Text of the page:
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Young Offenders Act: Innovation and Implementation

NCJ Number
Guidance and Counselling Volume: 1 Issue: 5 Dated: (May 1986) Pages: 25-29
L Carty
Date Published
5 pages
This article outlines key principles of Canada's Young Offenders Act and describes the House of Shalom Youth Centre, a community alternative to institutionalization for juveniles.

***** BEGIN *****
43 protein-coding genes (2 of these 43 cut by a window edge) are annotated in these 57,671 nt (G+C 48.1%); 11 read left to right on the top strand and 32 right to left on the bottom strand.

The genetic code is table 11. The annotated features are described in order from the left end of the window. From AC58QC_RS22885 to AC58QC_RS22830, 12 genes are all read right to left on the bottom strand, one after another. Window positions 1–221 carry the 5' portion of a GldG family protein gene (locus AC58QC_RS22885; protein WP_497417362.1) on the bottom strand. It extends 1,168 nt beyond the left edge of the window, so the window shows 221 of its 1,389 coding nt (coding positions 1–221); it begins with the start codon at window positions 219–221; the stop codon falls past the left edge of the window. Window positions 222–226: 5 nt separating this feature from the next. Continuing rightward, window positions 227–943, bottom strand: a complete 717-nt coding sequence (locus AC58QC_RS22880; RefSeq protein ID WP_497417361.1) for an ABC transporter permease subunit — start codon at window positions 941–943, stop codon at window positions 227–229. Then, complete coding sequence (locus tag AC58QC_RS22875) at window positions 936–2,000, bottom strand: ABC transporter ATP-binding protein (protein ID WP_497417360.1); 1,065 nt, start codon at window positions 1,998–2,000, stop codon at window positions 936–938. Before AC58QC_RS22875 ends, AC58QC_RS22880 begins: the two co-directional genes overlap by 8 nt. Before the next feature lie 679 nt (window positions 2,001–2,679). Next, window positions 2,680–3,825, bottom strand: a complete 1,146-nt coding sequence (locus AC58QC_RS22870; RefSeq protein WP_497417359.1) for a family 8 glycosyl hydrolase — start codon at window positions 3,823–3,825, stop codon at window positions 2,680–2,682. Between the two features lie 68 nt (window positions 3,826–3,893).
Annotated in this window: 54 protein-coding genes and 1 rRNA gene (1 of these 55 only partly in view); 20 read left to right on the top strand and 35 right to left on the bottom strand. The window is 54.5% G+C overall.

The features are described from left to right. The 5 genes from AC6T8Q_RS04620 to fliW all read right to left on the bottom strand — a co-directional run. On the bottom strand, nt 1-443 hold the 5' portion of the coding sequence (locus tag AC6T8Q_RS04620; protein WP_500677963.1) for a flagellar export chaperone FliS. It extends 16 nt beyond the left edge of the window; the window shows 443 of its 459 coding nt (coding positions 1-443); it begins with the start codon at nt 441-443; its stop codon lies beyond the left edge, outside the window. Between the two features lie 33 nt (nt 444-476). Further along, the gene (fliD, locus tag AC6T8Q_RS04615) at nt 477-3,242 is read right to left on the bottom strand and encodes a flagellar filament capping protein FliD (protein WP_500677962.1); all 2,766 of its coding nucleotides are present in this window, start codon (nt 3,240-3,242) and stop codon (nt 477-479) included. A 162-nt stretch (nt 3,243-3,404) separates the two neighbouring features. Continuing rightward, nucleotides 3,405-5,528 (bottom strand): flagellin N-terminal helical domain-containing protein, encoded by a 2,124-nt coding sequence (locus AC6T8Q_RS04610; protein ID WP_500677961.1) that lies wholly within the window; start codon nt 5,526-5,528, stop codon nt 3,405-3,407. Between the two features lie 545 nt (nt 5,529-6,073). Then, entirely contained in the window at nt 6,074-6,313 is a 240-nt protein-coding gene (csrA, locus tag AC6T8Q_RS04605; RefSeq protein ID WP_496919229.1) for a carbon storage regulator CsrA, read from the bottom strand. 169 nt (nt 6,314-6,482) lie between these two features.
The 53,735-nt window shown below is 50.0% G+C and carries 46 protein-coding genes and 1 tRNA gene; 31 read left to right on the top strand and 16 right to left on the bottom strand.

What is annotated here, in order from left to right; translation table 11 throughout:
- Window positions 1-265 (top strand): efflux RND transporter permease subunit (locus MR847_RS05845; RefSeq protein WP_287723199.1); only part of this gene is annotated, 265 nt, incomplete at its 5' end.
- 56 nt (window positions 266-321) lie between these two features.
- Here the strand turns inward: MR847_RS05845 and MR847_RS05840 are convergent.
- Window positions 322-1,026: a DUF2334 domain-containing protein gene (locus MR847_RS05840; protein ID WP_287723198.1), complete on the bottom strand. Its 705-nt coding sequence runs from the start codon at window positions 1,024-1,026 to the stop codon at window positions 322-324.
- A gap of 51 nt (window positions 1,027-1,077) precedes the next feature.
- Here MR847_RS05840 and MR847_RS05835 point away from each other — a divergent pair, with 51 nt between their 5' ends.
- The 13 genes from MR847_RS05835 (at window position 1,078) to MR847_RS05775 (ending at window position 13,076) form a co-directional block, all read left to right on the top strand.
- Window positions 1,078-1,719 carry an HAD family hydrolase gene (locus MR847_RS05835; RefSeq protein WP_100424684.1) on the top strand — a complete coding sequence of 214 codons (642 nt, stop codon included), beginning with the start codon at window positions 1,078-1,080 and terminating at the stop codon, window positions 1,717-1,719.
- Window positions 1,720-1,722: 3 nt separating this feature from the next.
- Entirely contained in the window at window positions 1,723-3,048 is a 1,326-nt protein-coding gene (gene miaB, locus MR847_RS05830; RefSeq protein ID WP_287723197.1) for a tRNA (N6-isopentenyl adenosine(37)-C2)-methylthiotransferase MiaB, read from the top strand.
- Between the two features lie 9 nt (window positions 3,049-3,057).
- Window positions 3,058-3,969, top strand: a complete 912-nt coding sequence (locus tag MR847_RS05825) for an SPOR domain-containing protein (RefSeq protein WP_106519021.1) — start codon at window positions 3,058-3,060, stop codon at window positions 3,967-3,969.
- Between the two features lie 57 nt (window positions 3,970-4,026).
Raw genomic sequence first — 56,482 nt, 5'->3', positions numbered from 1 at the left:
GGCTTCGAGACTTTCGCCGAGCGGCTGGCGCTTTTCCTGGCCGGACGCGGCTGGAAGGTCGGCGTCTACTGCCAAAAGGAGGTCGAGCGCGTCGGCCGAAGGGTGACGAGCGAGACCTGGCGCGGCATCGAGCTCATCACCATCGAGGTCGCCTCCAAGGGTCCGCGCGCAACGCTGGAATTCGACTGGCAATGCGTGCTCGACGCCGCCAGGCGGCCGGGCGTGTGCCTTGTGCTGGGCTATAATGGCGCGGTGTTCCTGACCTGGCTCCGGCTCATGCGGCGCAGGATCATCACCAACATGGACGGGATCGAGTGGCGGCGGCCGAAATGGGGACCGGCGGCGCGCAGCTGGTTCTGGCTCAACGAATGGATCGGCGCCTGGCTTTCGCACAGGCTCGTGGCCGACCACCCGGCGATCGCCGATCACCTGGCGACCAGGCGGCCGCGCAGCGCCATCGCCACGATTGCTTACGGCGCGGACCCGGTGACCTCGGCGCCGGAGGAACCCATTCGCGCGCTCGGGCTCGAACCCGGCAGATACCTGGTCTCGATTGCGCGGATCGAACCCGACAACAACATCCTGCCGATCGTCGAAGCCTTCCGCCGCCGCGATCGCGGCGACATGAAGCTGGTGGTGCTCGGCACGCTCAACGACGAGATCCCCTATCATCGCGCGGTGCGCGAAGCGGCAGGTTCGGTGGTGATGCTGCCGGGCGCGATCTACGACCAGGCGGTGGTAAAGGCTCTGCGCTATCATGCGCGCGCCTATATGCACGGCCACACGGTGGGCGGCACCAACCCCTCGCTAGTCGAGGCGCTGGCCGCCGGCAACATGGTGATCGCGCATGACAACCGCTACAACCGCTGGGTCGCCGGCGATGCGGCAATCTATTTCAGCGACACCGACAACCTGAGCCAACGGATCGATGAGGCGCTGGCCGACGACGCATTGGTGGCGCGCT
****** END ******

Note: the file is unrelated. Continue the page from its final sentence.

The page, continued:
There are four key principles embodied in the Young Offenders Act. First, youth are held accountable for their behavior, but due to their immaturity they are not considered as responsible as adults. Secondly, society has a right to be protected from juveniles' illegal behavior, which encompasses delinquency prevention. Thirdly, juveniles have the same rights to due process and equal treatment under the law as do adults. Fourthly, juveniles have special needs because they are at varying levels of development. Under this latter principle, juveniles are placed in programs and settings commensurate with their needs and the public's need for protection. Alternatives to institutionalization and formal processing are emphasized. One alternative measure is the House of Shalom Youth Centre, located in Amherstburg, 20 miles south of Windsor, Ontario. The program uses group counseling as mental health support for adolescents and young adults. It is open to every youth in the community and offers drop-in time for informal socializing, planned social activities, and participation in larger community activities. All groups get together for a weekly 3-hour meeting that uses music, group discussion, audiovisuals, role playing, and other group counseling techniques to encourage self-awareness, independence, communication, and social skills. 8 references.